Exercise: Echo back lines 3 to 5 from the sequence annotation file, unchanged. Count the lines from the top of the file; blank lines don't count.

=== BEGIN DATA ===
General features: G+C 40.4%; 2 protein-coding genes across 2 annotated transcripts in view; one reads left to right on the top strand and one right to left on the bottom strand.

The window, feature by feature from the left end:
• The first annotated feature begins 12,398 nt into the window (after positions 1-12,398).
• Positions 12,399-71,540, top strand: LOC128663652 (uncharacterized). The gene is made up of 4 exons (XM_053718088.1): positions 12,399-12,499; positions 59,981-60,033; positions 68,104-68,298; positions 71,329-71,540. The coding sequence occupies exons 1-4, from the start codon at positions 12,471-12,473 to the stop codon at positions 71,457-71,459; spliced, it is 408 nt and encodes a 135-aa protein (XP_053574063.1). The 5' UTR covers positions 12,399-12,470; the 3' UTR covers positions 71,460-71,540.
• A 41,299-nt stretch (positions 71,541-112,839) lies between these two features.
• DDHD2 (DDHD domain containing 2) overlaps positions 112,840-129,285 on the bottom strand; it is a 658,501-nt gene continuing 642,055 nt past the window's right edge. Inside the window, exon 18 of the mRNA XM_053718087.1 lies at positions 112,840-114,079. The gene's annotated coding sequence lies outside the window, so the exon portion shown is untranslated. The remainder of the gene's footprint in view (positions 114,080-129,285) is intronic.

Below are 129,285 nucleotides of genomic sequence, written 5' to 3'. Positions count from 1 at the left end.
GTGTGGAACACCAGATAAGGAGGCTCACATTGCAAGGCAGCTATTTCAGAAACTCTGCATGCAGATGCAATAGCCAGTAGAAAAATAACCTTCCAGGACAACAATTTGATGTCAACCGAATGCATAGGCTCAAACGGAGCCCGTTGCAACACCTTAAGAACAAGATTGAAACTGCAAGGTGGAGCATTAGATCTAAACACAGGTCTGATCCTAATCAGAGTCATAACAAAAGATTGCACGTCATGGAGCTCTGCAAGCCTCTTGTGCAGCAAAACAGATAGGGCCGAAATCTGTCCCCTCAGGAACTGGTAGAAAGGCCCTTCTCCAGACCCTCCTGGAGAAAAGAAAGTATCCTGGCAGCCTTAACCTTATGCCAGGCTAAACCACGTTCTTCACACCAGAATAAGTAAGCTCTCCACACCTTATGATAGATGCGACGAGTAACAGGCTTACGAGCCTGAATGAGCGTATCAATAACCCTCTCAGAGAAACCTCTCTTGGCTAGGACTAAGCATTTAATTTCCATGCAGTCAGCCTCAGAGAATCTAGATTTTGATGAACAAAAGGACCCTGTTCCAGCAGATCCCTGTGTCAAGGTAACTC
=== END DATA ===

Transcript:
• The first annotated feature begins 12,398 nt into the window (after positions 1-12,398).
• Positions 12,399-71,540, top strand: LOC128663652 (uncharacterized). The gene is made up of 4 exons (XM_053718088.1): positions 12,399-12,499; positions 59,981-60,033; positions 68,104-68,298; positions 71,329-71,540. The coding sequence occupies exons 1-4, from the start codon at positions 12,471-12,473 to the stop codon at positions 71,457-71,459; spliced, it is 408 nt and encodes a 135-aa protein (XP_053574063.1). The 5' UTR covers positions 12,399-12,470; the 3' UTR covers positions 71,460-71,540.
• A 41,299-nt stretch (positions 71,541-112,839) lies between these two features.